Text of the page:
An Innocent Affair

By: Kim Lawrence


‘AUNT Beth didn’t cry at all.’ There was implied criticism in the soft voice. ‘I always cry at weddings.’

Hope didn’t think the lace-edged handkerchief her fellow guest shook gently would have been much serious use. On closer scrutiny she couldn’t detect any tell-tale smears in the smooth, matt make-up.

‘Including your own, I expect.’ She regretted the dry comment the moment she made it; the shaky condition of her cousin’s marriage was well known. The trouble was she didn’t like Tricia and never had; she was shallow, pretentious and totally lacking in spontaneity. Being in her company solidly for the past half-hour had worn her tolerance level down.

‘Roger is in Geneva; he has business there.’ The brittle defences were clearly on show. ‘I miss him, but I don’t expect you to understand about the special closeness marriage brings.’

Hope let the insult wash over her; she’d weathered worse over the past weeks. Besides, this time she’d deserved a reprimand. You’re a cow, Hope Lacey, Hope told herself with disgust. Roger’s ‘business’ was a ten-years-younger version of his wife, and everyone knew it. Two bright patches of colour had emerged on her cousin’s cheeks.

‘Then we’ll have to take lots of pictures to show Roger how gorgeous you look, won’t we?’ she said, her generous personality reasserting itself. ‘Smile,’ she instructed brightly. ‘Anna has instructed me to point this thing at everything that moves. She insists that the official photos never give an accurate impression of any occasion. Too cosmetic.’

‘Anna always has been a bit odd.’

Hope bit back the instinctive scathing retort that hovered on her tongue. ‘Well, she certainly has appalling timing. Fancy giving birth to twins twelve hours before your sister gets married.’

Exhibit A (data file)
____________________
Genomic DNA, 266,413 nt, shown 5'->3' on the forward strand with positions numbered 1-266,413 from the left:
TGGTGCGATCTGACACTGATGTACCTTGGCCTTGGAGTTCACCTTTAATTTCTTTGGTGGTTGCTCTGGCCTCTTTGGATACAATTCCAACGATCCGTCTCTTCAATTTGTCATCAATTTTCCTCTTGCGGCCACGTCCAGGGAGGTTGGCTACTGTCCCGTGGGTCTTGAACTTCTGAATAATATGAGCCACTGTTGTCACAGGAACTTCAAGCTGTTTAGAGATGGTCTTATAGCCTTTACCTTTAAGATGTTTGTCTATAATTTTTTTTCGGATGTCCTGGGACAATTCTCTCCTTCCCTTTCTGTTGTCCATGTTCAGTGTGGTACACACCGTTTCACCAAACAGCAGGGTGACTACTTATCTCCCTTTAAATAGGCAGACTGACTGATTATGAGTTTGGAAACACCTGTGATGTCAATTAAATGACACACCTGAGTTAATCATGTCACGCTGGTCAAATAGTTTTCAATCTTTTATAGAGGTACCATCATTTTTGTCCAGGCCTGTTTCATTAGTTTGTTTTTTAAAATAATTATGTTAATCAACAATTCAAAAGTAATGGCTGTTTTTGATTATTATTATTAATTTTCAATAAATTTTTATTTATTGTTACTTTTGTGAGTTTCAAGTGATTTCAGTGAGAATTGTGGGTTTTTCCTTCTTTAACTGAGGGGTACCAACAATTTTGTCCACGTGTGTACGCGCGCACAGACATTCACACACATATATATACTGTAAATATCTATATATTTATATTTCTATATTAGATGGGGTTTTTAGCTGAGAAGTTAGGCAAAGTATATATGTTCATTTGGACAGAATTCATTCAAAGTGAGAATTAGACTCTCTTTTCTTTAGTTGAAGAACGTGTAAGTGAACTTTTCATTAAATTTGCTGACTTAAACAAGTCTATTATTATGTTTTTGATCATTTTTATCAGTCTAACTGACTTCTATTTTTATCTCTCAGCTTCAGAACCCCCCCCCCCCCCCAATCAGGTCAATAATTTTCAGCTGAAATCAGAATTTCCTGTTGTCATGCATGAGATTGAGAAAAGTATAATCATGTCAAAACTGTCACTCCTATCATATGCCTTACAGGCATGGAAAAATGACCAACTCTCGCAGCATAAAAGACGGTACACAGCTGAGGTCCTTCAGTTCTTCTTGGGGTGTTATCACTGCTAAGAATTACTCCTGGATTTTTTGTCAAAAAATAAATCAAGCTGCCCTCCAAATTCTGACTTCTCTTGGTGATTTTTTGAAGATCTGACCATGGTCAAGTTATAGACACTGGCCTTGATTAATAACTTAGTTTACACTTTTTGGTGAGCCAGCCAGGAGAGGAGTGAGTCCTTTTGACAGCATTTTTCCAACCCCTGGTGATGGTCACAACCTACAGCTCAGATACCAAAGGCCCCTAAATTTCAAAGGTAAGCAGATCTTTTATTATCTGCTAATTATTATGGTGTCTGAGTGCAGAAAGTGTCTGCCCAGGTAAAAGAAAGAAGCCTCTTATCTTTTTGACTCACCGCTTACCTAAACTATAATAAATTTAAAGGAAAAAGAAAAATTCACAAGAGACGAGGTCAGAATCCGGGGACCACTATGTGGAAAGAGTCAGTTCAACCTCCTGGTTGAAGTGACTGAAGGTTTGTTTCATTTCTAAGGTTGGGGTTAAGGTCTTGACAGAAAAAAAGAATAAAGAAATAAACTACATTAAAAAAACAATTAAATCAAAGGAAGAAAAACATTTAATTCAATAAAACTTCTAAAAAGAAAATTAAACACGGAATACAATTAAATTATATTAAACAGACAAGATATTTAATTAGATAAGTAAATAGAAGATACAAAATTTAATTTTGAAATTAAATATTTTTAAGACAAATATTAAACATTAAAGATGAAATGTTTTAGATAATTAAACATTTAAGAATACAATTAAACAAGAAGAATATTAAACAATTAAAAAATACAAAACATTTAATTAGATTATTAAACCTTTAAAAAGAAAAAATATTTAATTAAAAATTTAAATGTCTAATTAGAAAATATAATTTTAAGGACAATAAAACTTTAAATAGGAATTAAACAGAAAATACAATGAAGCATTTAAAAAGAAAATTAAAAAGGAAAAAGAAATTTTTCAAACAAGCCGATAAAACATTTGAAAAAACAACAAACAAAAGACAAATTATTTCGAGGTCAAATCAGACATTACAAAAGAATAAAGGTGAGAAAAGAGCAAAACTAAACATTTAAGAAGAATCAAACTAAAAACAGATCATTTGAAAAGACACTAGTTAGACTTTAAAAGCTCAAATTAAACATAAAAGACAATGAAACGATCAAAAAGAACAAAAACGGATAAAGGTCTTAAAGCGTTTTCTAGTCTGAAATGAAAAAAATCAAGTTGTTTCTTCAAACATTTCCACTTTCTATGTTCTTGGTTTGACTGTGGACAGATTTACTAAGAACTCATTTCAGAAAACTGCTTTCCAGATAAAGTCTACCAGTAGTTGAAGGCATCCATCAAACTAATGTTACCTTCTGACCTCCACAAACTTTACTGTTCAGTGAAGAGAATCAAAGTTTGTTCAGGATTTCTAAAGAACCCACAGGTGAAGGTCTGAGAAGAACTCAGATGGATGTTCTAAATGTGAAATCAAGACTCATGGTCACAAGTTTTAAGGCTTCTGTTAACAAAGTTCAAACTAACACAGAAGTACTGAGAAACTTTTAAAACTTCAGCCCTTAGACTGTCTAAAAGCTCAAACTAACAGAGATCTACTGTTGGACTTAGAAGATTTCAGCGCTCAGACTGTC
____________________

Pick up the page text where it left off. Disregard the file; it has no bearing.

Hope knew that Anna’s absence had been the one cloud on Lindy’s horizon today. The triplets had a close relationship, and on today of all days Rosalind had wanted them all to be together.

‘Twins!’ Tricia shuddered, and from her expression Hope instinctively knew she was about to receive a detailed history of her cousin’s own labour.

‘Well, it’s less dramatic than triplets.’ Hope heroically fixed an interested expression on her face as Tricia launched into a detailed account. She found it hard to keep the glazed look from her eyes.

The story she was hearing didn’t do much for her own maternal instincts, such as they were! It could be I’m meant to be a maiden aunt, she reflected. Her smile faltered. Tricia hadn’t even got to the part where her waters broke yet. This might be a long haul! Look on it as penance for that catty remark, Hope, she told herself severely. Poor Tricia. Considering how many women she knew who, like Tricia, were hanging on for grim death to the shreds of miserable marriages, she wondered that the institution was so popular.

Twenty minutes later Hope had her long silk skirts in one hand and a fortifying glass of champagne in the other. She was heading towards the small marquee set on her parents’ lawn from where the foot-tapping music emanated.

Her attention was diverted before she’d reached her destination. He wasn’t the tallest figure standing in the small group, but he was easily the most arresting. As he began to speak, using his hands to emphasise a point—no wide, sweeping gestures for this man; his hands inscribed economic, precise gestures in the air—Hope pulled the camera from around her neck and began clicking.

When he turned his head and looked directly at her, for once Hope’s poise deserted her. She turned quickly away, guilty as a child caught spying on her elders.

Great move, she silently cursed, trying to ram the lens cap back onto the camera. ‘Damn thing!’ She bent down on the damp ground, trying to recapture the item.

‘Can I help?’

They both reached for the lens cover at the same instant, and her fingers touched the tips of a much stronger pair of hands. Hands that matched the powerful image of the man, with neatly manicured square fingernails. The hands of an artisan and not a philosopher. It was the impression of immense strength Alex Matheson emanated that had first caught her attention. She fleetingly imagined the intense vitality he exuded had transferred itself along the nerve-endings in her fingertips.

‘Thank you.’ She turned her hand palm-up to receive the cap. ‘It doesn’t belong to me,’ she explained with a warm smile.

There was none of the immediate recognition on his face that Hope was accustomed to. She was one of an elite band of international supermodels, and her face made her public property. Strangers always made a big thing of identifying her, and after the unpleasant media coverage she’d received just lately there couldn’t be many people in the country who didn’t know who she was. At least he wasn’t condemning her out of hand, the way a lot of strangers did, which disposed Hope to think well of him.